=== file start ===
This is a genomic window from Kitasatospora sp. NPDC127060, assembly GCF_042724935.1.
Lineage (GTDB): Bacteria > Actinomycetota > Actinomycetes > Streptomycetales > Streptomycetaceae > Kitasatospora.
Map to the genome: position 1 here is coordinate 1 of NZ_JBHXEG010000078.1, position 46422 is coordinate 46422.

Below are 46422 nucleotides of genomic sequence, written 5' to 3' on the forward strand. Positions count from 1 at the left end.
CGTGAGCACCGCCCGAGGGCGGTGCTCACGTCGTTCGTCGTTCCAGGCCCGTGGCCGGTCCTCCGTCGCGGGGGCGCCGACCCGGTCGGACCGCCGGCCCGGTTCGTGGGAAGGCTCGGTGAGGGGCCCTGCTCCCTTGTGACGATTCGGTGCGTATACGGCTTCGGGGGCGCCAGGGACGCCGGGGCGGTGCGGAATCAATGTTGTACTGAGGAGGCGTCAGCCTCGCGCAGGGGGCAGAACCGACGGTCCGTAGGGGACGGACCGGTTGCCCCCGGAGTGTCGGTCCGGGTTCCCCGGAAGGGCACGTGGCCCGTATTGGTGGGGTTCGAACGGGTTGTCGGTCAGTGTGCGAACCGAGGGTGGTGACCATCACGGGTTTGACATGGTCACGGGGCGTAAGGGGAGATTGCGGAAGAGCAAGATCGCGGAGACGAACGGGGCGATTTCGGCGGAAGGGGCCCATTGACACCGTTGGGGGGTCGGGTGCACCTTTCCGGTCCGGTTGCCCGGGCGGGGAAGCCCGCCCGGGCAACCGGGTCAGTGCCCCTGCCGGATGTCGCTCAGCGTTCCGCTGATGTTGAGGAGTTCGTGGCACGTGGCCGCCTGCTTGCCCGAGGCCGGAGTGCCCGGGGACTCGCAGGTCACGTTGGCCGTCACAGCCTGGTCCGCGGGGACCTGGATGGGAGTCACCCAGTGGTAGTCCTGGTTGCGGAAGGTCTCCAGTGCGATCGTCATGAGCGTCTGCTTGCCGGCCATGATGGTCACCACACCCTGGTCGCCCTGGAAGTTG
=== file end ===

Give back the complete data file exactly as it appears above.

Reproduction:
This is a genomic window from Kitasatospora sp. NPDC127060, assembly GCF_042724935.1.
Lineage (GTDB): Bacteria > Actinomycetota > Actinomycetes > Streptomycetales > Streptomycetaceae > Kitasatospora.
Map to the genome: position 1 here is coordinate 1 of NZ_JBHXEG010000078.1, position 46422 is coordinate 46422.

Below are 46422 nucleotides of genomic sequence, written 5' to 3' on the forward strand. Positions count from 1 at the left end.
CGTGAGCACCGCCCGAGGGCGGTGCTCACGTCGTTCGTCGTTCCAGGCCCGTGGCCGGTCCTCCGTCGCGGGGGCGCCGACCCGGTCGGACCGCCGGCCCGGTTCGTGGGAAGGCTCGGTGAGGGGCCCTGCTCCCTTGTGACGATTCGGTGCGTATACGGCTTCGGGGGCGCCAGGGACGCCGGGGCGGTGCGGAATCAATGTTGTACTGAGGAGGCGTCAGCCTCGCGCAGGGGGCAGAACCGACGGTCCGTAGGGGACGGACCGGTTGCCCCCGGAGTGTCGGTCCGGGTTCCCCGGAAGGGCACGTGGCCCGTATTGGTGGGGTTCGAACGGGTTGTCGGTCAGTGTGCGAACCGAGGGTGGTGACCATCACGGGTTTGACATGGTCACGGGGCGTAAGGGGAGATTGCGGAAGAGCAAGATCGCGGAGACGAACGGGGCGATTTCGGCGGAAGGGGCCCATTGACACCGTTGGGGGGTCGGGTGCACCTTTCCGGTCCGGTTGCCCGGGCGGGGAAGCCCGCCCGGGCAACCGGGTCAGTGCCCCTGCCGGATGTCGCTCAGCGTTCCGCTGATGTTGAGGAGTTCGTGGCACGTGGCCGCCTGCTTGCCCGAGGCCGGAGTGCCCGGGGACTCGCAGGTCACGTTGGCCGTCACAGCCTGGTCCGCGGGGACCTGGATGGGAGTCACCCAGTGGTAGTCCTGGTTGCGGAAGGTCTCCAGTGCGATCGTCATGAGCGTCTGCTTGCCGGCCATGATGGTCACCACACCCTGGTCGCCCTGGAAGTTG